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Work Conditions: Postal Service Workers




Window clerks usually work in the public portion of clean, well-ventilated, and well-lit buildings. They have a variety of duties and frequent contact with the public, but they rarely work at night. However, they may have to deal with upset customers, stand for long periods, and be held accountable for an assigned stock of stamps and funds. Depending on the size of the post office in which they work, they also may be required to sort mail.

Despite the use of automated equipment, the work of mail sorters, processors, and processing machine operators can be physically demanding. Workers may have to move heavy sacks of mail around a mail processing center. These workers usually are on their feet, reaching for sacks and trays of mail or placing packages and bundles into sacks and trays. Processing mail can be tiring and boring. Many sorters, processors, and machine operators work at night or on weekends, because most large post offices process mail around the clock, and the largest volume of mail is sorted during the evening and night shifts. Workers can experience stress as they process mail under tight production deadlines and quotas.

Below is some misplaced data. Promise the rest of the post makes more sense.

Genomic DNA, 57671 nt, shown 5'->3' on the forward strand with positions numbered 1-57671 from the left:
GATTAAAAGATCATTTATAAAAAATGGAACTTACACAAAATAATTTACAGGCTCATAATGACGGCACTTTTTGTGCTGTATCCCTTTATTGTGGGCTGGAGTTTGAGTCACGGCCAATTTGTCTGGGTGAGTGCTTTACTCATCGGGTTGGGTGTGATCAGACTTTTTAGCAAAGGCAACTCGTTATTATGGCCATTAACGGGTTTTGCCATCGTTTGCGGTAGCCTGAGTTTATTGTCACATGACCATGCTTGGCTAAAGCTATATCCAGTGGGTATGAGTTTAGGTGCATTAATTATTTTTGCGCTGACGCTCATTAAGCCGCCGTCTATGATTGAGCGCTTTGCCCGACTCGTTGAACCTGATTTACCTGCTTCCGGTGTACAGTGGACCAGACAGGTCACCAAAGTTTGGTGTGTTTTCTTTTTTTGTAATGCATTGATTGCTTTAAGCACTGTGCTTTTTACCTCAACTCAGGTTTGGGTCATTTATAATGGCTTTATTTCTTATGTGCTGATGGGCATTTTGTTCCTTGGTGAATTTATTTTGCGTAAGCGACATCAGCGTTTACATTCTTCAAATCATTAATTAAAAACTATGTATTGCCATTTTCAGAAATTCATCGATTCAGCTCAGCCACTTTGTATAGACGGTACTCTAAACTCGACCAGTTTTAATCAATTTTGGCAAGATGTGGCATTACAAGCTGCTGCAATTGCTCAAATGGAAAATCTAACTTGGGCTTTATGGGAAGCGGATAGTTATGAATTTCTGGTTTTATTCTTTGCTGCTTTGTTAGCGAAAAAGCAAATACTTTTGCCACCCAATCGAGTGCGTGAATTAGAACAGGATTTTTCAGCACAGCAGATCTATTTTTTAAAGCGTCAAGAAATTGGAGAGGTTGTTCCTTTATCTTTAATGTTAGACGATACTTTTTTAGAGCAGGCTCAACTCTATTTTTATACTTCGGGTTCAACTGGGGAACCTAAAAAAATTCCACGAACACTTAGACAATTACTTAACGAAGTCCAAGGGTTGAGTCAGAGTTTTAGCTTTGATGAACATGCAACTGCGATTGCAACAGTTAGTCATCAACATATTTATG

Most carriers begin work early in the morning—those with routes in a business district can start as early as 4 a.m. Overtime hours are frequently required for urban carriers. A carrier’s schedule has its advantages, however. Carriers who begin work early in the morning are through by early afternoon and spend most of the day on their own, relatively free from direct supervision. Carriers spend most of their time outdoors, delivering mail in all kinds of weather. Even those who drive often must walk periodically when making deliveries and must lift heavy sacks of parcel post items when loading their vehicles. In addition, carriers must be cautious of potential hazards on their routes. Wet and icy roads and sidewalks can be treacherous, and each year dogs attack numerous carriers.